One Last Look


(This post was written after a visit to Playa Restoration last week; the BLM inspection was scheduled to take place today.)

They are still out there, you know.

Still out there, walking zombie-like across the empty playa, looking for any stray bits of Matter Out Of Place that may have escaped other well-intentioned but imperfect cleanup efforts.

We are talking about the Playa Restoration team, and they have been out there for weeks now, making sure that the playa will look the way it did before Burning Man happened, before the Golden Spike went into the ground under hazy red skies back in July.

(You can read the official reports on the team’s progress right here on the Burning Man Journal.)

Resto is, like the event itself, many different things. It can be a way of making the party last a little longer. It can be a way of prolonging the profound desert experience (for better or for worse). It can be a way of easing back into the default world — you give yourself time to formulate an exit strategy, develop a transition plan.

Some people on the Resto team have homes to return to. Some don’t. There are folks who are waiting for a sign to point them in the right direction, to whatever adventure or ambition comes next.

And all of this takes place in an intense emotional landscape. You work side by side with the same people who have been in this harsh and isolated place for months. At the beginning of the work season, it was ungodly hot. Now it is cold, and getting colder. You need heavy jackets in the morning and at night. It hasn’t rained yet, but it’s coming, and so is the ice on the windshield.

Nerves might be ever-so-slightly on edge. It is a time of sadness and joy, change and growth, and everything is centered around the fact that it is all coming to an end. When Resto is done, when the inspection happens, Burning Man 2018 will be over for good.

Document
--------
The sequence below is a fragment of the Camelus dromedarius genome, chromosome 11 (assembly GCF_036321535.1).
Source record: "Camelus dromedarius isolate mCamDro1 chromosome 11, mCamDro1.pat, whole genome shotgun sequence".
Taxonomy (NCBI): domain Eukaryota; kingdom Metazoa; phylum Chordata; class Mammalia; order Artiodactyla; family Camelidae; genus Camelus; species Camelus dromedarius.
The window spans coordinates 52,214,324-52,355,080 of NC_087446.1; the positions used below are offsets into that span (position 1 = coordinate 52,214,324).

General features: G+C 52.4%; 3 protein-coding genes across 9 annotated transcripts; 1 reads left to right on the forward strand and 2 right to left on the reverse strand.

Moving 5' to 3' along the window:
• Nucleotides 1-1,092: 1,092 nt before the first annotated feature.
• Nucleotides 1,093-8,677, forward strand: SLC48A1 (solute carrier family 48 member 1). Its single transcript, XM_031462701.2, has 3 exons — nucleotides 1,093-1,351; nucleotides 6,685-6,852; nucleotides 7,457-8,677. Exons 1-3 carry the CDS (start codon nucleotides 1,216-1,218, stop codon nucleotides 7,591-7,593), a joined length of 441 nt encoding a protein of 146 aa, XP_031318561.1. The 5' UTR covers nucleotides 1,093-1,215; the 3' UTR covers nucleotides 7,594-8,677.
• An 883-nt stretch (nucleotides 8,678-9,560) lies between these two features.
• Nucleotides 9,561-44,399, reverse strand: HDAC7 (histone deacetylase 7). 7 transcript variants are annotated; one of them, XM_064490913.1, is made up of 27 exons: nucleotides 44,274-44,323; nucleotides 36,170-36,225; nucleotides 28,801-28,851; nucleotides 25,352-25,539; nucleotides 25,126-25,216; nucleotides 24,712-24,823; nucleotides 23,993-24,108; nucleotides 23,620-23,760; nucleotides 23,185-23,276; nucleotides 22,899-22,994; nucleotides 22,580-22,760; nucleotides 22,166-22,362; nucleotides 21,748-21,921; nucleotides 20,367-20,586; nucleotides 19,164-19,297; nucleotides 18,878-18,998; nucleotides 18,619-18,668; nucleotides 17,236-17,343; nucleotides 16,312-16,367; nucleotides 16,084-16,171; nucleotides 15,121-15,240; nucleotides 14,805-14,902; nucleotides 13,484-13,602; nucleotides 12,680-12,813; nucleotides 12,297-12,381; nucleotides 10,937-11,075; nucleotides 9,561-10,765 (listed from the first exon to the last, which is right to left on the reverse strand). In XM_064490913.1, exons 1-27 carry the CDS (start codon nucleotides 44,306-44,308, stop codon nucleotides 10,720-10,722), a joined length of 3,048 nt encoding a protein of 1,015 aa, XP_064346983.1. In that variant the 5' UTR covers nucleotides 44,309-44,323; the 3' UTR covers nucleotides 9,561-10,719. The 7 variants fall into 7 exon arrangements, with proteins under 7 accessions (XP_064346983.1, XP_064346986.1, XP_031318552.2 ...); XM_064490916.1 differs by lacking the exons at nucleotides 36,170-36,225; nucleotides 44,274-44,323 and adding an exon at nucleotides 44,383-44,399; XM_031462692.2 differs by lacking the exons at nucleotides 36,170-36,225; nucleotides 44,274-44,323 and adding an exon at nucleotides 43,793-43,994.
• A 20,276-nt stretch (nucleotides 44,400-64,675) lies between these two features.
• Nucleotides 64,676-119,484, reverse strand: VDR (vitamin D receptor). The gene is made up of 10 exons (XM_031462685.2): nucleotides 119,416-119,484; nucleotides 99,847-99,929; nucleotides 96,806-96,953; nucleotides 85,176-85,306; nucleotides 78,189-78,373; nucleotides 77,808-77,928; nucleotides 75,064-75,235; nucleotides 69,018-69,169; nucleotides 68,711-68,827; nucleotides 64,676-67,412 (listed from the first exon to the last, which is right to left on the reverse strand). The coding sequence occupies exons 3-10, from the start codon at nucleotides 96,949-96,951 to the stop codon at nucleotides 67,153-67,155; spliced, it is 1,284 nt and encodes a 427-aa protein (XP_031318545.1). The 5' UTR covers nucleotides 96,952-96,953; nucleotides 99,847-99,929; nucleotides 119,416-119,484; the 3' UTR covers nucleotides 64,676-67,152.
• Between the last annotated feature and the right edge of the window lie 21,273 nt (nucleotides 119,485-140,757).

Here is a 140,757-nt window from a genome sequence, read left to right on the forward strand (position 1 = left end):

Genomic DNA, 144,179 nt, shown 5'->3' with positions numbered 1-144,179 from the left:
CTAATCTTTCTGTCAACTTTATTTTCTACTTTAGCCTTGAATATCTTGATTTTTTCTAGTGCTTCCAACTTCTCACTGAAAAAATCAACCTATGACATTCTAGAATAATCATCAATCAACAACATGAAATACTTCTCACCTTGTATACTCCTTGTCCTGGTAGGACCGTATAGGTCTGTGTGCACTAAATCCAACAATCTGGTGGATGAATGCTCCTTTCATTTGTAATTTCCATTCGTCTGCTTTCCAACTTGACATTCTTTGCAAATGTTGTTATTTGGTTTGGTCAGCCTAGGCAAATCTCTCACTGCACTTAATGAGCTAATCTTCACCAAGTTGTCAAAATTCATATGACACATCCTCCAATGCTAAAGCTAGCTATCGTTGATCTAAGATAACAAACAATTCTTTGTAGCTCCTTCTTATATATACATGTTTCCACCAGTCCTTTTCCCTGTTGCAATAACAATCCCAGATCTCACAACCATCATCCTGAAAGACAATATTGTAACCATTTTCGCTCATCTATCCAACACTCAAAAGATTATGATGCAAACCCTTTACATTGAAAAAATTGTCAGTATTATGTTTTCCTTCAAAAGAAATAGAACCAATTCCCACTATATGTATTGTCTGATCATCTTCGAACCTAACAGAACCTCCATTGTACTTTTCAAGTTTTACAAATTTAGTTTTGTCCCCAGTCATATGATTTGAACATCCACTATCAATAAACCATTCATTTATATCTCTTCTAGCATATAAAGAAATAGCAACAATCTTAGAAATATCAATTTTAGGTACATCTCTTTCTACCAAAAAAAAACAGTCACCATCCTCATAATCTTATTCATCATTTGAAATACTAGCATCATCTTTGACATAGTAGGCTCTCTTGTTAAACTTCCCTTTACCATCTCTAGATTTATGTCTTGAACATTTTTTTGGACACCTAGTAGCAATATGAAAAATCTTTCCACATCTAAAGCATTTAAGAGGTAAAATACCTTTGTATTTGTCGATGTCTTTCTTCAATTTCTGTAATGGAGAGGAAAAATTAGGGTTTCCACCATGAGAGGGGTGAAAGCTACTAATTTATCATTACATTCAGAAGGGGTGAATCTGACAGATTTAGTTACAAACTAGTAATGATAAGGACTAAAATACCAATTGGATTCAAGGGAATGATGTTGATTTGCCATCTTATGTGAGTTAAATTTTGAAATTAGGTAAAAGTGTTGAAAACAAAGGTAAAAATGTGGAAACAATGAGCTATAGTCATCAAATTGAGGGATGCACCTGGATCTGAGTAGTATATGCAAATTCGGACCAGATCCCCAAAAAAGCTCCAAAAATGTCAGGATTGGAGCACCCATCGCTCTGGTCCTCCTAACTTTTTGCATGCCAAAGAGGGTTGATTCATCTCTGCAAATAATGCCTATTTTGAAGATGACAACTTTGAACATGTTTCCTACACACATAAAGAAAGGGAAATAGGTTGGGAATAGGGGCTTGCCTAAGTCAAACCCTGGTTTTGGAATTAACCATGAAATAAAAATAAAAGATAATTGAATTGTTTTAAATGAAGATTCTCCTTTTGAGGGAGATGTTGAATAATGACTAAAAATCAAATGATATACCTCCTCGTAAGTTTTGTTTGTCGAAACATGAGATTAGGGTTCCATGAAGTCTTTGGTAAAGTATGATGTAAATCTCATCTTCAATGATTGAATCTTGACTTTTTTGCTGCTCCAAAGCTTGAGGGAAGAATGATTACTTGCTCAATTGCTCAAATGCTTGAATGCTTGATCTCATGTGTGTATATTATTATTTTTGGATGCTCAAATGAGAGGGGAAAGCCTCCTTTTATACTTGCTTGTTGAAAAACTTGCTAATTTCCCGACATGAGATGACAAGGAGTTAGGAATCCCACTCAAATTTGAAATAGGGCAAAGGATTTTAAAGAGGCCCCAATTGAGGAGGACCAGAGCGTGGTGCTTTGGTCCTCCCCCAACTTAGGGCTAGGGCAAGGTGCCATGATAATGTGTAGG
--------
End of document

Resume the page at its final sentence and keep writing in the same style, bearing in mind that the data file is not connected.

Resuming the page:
At its core, Resto is serious business. It is the thing that must happen so that the event can take place again. The Bureau of Land Management will be inspecting the work on Monday. If the Resto team fails, if the BLM finds too much stuff that doesn’t belong in the desert, there will be no permit for next year. Simple as that. In that context, there is an underlying seriousness to Resto’s surface loopy-ness.

Resto is 180 people wandering in rough lines across each and every square inch of Black Rock City, all of them looking down at the playa, inspecting every square foot that’s inside the nine-mile perimeter of the city. They’re carrying moop sticks and buckets to scoop up the detritus, and they are dressed in that DPW dishabille chic that only they can pull off so well.

D.A., the inventive leader of the Resto team  who always seems to be coming up with ways to tweak the process, knows how much you want to see how your camp did in cleaning up after yourselves, and he takes care to manage the flow of information constructively. So watch for his updates, but for now, the most official thing we can say is that “things are looking good.”